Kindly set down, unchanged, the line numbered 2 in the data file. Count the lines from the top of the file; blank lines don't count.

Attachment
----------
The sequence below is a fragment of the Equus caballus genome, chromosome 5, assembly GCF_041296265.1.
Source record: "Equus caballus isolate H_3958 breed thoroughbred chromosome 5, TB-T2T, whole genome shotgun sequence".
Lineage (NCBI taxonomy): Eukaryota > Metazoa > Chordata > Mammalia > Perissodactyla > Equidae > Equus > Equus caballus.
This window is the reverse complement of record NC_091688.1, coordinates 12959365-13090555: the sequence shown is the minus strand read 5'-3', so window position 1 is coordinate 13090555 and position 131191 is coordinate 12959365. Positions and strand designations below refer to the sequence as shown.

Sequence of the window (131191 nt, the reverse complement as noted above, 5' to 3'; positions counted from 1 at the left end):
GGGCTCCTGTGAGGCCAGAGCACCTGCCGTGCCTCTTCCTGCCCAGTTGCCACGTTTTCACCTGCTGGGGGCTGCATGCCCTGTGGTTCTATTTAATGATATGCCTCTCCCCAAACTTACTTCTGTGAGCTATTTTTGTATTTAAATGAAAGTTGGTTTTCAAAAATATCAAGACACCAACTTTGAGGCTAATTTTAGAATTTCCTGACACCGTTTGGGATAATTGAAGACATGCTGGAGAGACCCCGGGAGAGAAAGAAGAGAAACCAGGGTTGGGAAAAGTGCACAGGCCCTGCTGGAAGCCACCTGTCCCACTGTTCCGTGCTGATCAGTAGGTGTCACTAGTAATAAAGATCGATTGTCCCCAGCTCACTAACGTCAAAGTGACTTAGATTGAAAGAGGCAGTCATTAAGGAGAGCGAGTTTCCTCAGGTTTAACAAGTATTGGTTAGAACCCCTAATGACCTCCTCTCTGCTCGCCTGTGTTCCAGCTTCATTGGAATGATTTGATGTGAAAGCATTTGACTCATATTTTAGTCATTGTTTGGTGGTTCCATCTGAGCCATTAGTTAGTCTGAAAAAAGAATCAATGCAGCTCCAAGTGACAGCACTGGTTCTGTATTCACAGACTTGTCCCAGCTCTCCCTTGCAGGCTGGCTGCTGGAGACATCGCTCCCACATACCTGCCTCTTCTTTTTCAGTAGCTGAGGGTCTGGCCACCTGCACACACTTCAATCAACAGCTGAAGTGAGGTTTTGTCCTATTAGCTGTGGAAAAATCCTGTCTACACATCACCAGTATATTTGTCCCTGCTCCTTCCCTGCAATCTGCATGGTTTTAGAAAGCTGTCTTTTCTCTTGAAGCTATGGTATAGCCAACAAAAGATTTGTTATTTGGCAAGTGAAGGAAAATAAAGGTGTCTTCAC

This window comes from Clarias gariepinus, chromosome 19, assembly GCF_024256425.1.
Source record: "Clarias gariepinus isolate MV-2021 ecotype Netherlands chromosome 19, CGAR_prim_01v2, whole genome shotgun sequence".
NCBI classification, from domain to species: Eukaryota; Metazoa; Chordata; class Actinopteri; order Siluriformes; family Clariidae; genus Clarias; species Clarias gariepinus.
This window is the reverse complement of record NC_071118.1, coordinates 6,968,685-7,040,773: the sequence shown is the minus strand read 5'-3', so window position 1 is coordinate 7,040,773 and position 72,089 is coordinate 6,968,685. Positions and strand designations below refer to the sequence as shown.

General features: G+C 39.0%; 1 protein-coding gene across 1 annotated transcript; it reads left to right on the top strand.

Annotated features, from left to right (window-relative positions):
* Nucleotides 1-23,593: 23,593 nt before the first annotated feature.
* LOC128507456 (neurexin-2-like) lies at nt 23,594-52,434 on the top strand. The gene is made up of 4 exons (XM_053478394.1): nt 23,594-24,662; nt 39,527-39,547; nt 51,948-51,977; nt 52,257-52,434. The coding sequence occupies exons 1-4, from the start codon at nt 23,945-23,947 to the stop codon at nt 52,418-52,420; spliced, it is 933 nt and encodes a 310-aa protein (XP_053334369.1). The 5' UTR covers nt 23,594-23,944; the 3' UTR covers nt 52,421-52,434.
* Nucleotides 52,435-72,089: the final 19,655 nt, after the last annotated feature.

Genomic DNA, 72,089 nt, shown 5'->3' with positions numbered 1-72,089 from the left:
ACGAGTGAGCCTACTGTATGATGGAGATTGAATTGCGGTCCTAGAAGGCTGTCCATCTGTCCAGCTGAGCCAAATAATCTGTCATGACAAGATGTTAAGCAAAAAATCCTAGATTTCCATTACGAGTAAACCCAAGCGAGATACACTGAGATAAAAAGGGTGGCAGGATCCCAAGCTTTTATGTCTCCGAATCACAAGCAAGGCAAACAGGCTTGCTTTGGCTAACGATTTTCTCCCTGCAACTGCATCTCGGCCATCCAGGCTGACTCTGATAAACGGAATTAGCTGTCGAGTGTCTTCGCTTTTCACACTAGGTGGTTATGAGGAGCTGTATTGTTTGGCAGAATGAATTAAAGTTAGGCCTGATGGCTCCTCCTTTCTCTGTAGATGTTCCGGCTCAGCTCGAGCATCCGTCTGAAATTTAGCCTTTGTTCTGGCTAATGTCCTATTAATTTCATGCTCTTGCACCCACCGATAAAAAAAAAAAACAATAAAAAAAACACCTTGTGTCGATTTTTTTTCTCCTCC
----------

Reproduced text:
Source record: "Equus caballus isolate H_3958 breed thoroughbred chromosome 5, TB-T2T, whole genome shotgun sequence".